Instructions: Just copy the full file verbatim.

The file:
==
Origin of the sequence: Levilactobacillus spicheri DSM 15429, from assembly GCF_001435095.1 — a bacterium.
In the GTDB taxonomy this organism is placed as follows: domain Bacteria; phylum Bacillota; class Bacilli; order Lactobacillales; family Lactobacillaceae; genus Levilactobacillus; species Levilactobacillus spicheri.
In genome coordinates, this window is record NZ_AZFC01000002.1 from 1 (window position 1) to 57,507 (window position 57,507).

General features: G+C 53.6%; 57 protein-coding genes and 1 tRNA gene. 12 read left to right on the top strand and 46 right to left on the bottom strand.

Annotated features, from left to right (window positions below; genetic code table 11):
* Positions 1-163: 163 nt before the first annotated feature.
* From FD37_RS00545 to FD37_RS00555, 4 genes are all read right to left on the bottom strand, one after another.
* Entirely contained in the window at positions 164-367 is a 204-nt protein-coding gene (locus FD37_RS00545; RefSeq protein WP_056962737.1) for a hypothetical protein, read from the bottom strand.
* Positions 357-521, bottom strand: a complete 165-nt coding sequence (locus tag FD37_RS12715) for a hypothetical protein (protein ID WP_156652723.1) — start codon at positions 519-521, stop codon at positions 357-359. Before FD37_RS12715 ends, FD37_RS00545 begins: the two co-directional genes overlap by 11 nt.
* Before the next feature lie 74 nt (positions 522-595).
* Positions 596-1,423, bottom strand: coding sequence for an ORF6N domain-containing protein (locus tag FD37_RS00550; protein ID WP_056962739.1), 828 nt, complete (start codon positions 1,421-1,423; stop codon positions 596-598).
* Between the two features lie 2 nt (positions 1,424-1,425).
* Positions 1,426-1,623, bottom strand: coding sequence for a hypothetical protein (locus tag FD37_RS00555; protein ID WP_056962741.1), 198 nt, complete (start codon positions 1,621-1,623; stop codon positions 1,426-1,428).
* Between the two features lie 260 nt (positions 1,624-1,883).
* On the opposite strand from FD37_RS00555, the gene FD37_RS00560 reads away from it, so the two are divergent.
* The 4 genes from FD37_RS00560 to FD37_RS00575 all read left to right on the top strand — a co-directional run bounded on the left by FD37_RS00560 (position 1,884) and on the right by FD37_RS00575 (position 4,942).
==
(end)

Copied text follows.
Origin of the sequence: Levilactobacillus spicheri DSM 15429, from assembly GCF_001435095.1 — a bacterium.
In the GTDB taxonomy this organism is placed as follows: domain Bacteria; phylum Bacillota; class Bacilli; order Lactobacillales; family Lactobacillaceae; genus Levilactobacillus; species Levilactobacillus spicheri.
In genome coordinates, this window is record NZ_AZFC01000002.1 from 1 (window position 1) to 57,507 (window position 57,507).

General features: G+C 53.6%; 57 protein-coding genes and 1 tRNA gene. 12 read left to right on the top strand and 46 right to left on the bottom strand.

Annotated features, from left to right (window positions below; genetic code table 11):
* Positions 1-163: 163 nt before the first annotated feature.
* From FD37_RS00545 to FD37_RS00555, 4 genes are all read right to left on the bottom strand, one after another.
* Entirely contained in the window at positions 164-367 is a 204-nt protein-coding gene (locus FD37_RS00545; RefSeq protein WP_056962737.1) for a hypothetical protein, read from the bottom strand.
* Positions 357-521, bottom strand: a complete 165-nt coding sequence (locus tag FD37_RS12715) for a hypothetical protein (protein ID WP_156652723.1) — start codon at positions 519-521, stop codon at positions 357-359. Before FD37_RS12715 ends, FD37_RS00545 begins: the two co-directional genes overlap by 11 nt.
* Before the next feature lie 74 nt (positions 522-595).
* Positions 596-1,423, bottom strand: coding sequence for an ORF6N domain-containing protein (locus tag FD37_RS00550; protein ID WP_056962739.1), 828 nt, complete (start codon positions 1,421-1,423; stop codon positions 596-598).
* Between the two features lie 2 nt (positions 1,424-1,425).
* Positions 1,426-1,623, bottom strand: coding sequence for a hypothetical protein (locus tag FD37_RS00555; protein ID WP_056962741.1), 198 nt, complete (start codon positions 1,621-1,623; stop codon positions 1,426-1,428).
* Between the two features lie 260 nt (positions 1,624-1,883).
* On the opposite strand from FD37_RS00555, the gene FD37_RS00560 reads away from it, so the two are divergent.
* The 4 genes from FD37_RS00560 to FD37_RS00575 all read left to right on the top strand — a co-directional run bounded on the left by FD37_RS00560 (position 1,884) and on the right by FD37_RS00575 (position 4,942).